The answer appears to be no. That's fine for my current body. (I have been toying with the idea of picking up a smaller body - like a D40 - for hiking.)
     
  11. I had both and went with the Sigma. It was cheaper, and I sold my 12-24 while DX lenses were still selling well. Sigma lens held its value too. I really enjoyed both, but knew that I would go FX eventually, so did not want a lot of cash tied up in DX lenses... The extra 2mm makes a difference on those DX bodies...
     
  12. Sure the 2mm on the wide end is a world of difference. Keep in mind that the extra 4mm on the long end is a world of difference too. As a landscape shooter I love that my 12-24 tokina is not only an ultra wide lens, but a wide-normal lens as well. I used to shoot the Sigma cranked all the way to 20mm more than I shot it at 10mm. And at 20mm the sig has alot of pincushion distortion. The 12-24 has saved me from making a few lens changes that's for sure.

    It really depends on how you shoot. Having shot a few of them I don't think any of the DX wide zooms are dogs. The only worrying factor is that the sig has a fair amount of sample variation. Buy it from a great dealer and you should be golden.
     
  13. Jim_C

    Jim_C

    75
    Aug 17, 2008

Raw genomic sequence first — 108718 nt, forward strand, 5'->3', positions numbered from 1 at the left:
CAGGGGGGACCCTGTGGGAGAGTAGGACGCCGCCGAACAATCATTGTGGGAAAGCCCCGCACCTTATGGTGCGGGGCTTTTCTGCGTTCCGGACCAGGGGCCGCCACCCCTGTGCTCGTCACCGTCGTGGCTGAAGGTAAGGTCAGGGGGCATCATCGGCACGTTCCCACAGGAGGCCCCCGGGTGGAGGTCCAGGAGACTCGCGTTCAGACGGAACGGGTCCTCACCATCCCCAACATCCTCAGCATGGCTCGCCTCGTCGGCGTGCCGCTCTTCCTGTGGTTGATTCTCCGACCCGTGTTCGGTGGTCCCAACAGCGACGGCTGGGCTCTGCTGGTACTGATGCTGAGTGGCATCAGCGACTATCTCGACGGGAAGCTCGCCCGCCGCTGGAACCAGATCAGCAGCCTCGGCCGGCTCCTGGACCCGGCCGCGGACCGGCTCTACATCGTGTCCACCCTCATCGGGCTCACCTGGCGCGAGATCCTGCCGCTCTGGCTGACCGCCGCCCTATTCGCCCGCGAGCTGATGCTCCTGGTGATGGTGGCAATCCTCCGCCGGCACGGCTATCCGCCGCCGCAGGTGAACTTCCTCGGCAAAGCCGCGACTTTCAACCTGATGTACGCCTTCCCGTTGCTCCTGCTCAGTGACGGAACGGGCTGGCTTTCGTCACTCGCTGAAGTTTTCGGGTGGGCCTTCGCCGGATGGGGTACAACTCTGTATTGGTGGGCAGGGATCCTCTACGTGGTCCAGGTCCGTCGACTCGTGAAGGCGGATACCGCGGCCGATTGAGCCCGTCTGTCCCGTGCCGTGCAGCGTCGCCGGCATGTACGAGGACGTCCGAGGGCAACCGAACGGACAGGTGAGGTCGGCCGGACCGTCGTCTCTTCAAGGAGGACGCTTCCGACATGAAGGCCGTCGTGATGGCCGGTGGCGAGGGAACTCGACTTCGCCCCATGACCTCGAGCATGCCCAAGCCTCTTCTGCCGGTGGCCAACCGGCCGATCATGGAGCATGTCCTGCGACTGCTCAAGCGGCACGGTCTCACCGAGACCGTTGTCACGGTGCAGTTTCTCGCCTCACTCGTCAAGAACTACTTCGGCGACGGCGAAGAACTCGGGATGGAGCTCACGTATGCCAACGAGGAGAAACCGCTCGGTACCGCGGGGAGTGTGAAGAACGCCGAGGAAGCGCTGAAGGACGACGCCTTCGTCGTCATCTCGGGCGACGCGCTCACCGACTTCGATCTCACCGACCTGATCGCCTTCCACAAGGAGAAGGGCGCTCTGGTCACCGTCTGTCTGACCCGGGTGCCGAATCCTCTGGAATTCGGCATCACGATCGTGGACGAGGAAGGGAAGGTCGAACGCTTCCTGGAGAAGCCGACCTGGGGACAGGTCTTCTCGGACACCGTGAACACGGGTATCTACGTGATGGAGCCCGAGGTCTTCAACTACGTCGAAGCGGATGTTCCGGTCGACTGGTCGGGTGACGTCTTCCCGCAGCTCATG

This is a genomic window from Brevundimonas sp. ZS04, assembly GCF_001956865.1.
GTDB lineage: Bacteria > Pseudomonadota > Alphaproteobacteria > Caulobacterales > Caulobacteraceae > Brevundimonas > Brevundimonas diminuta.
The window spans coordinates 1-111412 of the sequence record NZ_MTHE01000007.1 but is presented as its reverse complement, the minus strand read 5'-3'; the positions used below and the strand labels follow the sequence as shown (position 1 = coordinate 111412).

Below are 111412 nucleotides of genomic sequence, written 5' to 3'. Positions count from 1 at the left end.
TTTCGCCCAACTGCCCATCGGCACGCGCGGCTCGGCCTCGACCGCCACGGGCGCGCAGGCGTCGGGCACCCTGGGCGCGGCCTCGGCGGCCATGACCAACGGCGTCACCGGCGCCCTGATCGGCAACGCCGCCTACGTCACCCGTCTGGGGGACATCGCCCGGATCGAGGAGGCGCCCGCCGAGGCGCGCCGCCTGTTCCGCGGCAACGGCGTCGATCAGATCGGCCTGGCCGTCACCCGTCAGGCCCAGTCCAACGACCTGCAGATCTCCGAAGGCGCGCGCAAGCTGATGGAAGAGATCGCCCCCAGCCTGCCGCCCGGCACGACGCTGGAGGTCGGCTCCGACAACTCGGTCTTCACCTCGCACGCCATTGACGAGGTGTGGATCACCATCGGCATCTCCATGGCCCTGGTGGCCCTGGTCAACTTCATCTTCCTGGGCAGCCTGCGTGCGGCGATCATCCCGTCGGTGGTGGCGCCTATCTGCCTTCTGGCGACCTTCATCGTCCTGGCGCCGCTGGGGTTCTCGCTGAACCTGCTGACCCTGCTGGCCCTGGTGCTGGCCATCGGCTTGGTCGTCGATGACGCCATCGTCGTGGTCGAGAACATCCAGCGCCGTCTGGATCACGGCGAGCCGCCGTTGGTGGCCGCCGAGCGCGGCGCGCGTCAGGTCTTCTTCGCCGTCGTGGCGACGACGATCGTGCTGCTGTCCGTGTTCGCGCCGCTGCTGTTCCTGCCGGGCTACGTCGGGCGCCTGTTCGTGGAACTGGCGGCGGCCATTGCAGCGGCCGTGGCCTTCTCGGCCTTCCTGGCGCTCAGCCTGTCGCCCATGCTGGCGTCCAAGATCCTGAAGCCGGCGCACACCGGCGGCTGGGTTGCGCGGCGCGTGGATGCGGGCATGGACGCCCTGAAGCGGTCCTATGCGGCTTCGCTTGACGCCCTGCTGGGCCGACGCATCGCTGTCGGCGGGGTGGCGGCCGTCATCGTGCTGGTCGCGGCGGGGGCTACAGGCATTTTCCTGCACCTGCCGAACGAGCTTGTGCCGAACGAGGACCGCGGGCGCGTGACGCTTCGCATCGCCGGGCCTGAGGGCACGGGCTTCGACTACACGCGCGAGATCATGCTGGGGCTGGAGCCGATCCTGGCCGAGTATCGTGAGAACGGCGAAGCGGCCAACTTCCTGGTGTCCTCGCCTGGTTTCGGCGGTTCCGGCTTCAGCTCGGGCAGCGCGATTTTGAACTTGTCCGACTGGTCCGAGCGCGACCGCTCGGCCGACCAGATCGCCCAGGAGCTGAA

Seattle, WA
    And that is really it, in a nutshell.

    If it were *just* a question of price vs. performance, that might be easier to answer. But throw in the different ranges covered, and it makes the question a lot more complicated.

    I went away this weekend and was in few situations where I definitely could have gone wider than 18 (widest lens I had with me.) Could I have used 10? I'm not sure. I also used > 20mm a lot.

    Since I don't yet have a ultra-wide angle zoom, it is hard to answer the "depends on how you shoot question" :) . At some point I'm going to have to pick one, and hope I've made the right choice.
     
  14. I had both with a D300. I don't really like wide angle distortion, so I didn't like using the 10mm side the Sigma, but I loved having the 24mm side of the Nikon. There was also a bit of a problem with AF Fine Tune using a Sigma 10x20 and Sigma 30mm on the same camera, so the 10x20 had to go....
     
  15. Jim_C

    Jim_C

    75
    Aug 17, 2008
    Seattle, WA
    Thanks for the response.

    The perils of third party lenses. Since both lenses are quite popular, one would hope Sigma would be able to resolve this problem...
     
  16. I owned the Sigma 10-20 for about 6 months, and I sold it for the Nikon 12-24.

    I do not regret my decision. The sigma had too much distortion at 10mm, and the Nikon even has less at 12mm IMO.

    I also love having the 24mm on the Nikon, it's long enough to take small group shots from a reasonable distance.

    At 20mm (on the Sigma) I felt like I was way to close to my subjects.

    However, if money is tight, for $150-200 less, the Sigma is not a bad choice.

    Others recommend the tokina 11-16 but it was out of the picture for me, since it wasn't quite long enough.
     
  17. Jim_C

    Jim_C

    75
    Aug 17, 2008
    Seattle, WA
    Where have you seen the Nikon 12-24 for as little as $150-200 more than the sigma? It appears to be, at best, about $300 more new.
     
  18. lisa_h

    lisa_h

    346
    Sep 6, 2008
    New England
    I loved and miss my 10-20 since getting my D700.
    It was my favorite wide angle :(